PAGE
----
Time to Start Dreaming

We’re closing in on the end of our house foundation project. This is a project that’s been going on for more than a year now, and you can read more about it herehere.

This project has taken over our entire lives — all our finances and all our free time. We’ve got our final inspection in just a few days, and that means we get to start thinking about putting the garden back together!

Importantly, we’re getting our house repainted later this year, so until that happens we’re not going to do lots of planting. Instead we’re going to focus on hardscaping — pathways, rain gardens, pergolas, etc..

But that doesn’t mean I can’t start planning!

There’s a part of our garden that I’d like to replant first. It’s an area in the front, to the south of our front porch. That means it’s viewed by everyone coming and going from the house, and also passers by:

It will need to coordinate with the rest of the front garden, which is on the other side of the driveway:

The Garden in May - Portland Oregon

And while it’s important that the front garden feel like a whole, I also want this area to have its own identity as a separate space. It will house a rain garden designed to manage water coming from our downspouts and sump pump, over which I’ll create a flat bridge in the path. And it will also get a new gate entrance with additional privacy because our neighbors new ADU entrance path will go right by this spot.  And in the next couple of weeks the awkwardly placed downspout next to the front porch column will move behind the fence.

It’s partially shaded by the neighbors weeping cherry tree, and not a particularly large space. It’s 10′ wide at its widest. But I’d still like it to feel lush, have multi-season interest, and be relatively low maintenance.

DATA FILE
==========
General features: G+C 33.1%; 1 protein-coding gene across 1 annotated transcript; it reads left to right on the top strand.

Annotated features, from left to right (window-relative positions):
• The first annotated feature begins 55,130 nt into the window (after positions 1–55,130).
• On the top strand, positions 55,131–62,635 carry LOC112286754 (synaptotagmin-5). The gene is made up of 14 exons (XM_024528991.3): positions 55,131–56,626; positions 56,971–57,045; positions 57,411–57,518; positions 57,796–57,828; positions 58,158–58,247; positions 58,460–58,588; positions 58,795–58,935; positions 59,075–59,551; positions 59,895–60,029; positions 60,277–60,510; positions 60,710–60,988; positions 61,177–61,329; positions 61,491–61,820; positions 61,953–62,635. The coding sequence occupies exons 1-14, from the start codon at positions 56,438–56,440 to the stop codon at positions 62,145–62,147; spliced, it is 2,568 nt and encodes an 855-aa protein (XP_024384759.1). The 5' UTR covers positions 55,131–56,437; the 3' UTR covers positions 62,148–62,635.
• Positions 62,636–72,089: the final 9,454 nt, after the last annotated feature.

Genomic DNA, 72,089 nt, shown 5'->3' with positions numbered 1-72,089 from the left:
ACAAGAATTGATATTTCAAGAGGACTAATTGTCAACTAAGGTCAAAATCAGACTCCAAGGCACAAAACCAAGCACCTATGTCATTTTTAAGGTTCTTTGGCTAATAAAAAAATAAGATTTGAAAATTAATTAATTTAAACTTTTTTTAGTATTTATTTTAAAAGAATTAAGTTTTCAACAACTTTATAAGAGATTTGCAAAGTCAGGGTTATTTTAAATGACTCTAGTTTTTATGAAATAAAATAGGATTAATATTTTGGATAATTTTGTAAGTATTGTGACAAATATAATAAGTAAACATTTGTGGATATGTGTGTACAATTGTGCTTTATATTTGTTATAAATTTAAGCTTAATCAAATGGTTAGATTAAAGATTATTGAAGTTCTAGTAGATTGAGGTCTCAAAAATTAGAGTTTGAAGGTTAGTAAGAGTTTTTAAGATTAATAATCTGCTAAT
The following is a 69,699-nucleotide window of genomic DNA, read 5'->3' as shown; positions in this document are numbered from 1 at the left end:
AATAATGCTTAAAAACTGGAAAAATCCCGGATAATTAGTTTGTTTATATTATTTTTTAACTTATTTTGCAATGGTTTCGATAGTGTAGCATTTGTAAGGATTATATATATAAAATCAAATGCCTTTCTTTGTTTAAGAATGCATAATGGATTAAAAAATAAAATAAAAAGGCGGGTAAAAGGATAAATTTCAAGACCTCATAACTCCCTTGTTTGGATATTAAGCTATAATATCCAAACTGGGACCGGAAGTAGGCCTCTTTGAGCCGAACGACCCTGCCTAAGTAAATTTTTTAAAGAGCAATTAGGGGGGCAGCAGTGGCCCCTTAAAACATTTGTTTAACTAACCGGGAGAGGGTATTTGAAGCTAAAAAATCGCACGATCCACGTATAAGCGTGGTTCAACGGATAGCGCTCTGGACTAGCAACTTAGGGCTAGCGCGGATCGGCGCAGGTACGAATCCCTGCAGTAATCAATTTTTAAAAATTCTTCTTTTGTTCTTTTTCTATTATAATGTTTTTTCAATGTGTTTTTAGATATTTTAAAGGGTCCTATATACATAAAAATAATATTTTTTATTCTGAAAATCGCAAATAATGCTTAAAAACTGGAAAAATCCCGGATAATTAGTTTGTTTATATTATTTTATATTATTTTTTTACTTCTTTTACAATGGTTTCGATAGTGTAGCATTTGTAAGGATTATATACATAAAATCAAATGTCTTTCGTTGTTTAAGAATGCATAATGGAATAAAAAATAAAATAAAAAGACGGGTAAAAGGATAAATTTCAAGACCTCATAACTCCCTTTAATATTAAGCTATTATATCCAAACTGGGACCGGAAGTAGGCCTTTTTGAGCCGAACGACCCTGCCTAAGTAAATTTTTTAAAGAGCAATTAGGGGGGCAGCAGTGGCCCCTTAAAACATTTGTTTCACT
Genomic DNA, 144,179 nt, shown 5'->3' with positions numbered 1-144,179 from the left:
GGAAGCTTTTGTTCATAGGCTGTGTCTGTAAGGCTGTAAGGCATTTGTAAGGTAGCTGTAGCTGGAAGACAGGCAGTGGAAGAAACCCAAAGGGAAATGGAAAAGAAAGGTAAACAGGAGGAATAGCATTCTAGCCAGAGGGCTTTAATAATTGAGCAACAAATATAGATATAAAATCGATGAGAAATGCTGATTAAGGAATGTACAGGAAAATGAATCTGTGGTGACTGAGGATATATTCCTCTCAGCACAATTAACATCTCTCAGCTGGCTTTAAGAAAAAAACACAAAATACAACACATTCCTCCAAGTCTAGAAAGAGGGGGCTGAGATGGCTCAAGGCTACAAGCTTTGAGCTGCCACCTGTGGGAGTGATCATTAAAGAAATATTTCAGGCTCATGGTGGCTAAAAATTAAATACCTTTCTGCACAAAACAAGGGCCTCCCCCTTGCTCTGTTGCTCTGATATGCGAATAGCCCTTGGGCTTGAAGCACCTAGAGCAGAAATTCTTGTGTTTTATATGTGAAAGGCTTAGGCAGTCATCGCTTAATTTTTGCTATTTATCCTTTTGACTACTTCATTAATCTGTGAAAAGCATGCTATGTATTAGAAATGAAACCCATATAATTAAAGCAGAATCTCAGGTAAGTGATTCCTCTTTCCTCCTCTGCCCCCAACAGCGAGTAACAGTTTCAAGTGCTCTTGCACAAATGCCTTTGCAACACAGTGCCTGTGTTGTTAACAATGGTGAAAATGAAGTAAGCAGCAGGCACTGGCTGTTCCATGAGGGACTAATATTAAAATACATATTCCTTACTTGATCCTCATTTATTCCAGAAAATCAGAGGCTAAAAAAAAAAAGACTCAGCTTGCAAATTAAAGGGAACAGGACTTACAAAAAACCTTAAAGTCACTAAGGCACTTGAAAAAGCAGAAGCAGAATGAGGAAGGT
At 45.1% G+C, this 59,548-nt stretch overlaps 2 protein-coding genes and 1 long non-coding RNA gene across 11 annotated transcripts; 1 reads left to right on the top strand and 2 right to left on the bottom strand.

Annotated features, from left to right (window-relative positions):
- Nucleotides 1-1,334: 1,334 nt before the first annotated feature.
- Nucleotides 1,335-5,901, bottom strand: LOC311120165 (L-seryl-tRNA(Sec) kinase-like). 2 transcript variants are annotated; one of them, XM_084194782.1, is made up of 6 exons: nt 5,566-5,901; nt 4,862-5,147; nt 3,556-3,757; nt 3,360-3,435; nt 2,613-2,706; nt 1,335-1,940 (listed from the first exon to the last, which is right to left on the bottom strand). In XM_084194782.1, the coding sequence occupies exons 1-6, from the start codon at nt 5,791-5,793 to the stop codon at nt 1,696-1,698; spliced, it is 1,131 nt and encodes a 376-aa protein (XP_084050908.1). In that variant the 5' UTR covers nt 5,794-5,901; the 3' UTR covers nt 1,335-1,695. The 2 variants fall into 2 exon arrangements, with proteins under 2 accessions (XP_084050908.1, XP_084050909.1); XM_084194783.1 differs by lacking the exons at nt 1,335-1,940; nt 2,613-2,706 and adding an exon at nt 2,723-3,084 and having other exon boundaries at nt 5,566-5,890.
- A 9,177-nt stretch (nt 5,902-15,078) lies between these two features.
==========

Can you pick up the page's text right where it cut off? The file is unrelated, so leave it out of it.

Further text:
Here are the plants I’m thinking about for that spot…

Cupressus glabra ‘Sulphurea’:

This photo is of a non-gold variety, but you can see the great needle structure on this tree.  It has a relatively open structure for a conifer.

Melianthus major:

A beautiful, large, foliage-driven plant.

Canna Musifolia ‘Rubra’:

A tall, deciduous plant with gorgeous foliage that looks like a banana leaf.

Drimys Lanceolata ‘Suzette’:

A tall, evergreen shrub with red stems and variegated foliage.

Phormium ‘Sundowner’:

A gorgeous New Zealand flax that might not make it through another snow/ice-ridden winter like we’re currently having, but I’m willing to give it a shot.

I’m planning to weave these featured plants together with groundcover color echoes in heuchera, geum, sedum, euphorbia, ornamental grasses and flowering bulbs for Spring color.

It’s so much fun to think about planning the garden again — especially one of my favorite parts of garden design, plant combinations.  Can’t wait!

Kate McMillan

Author Kate McMillan

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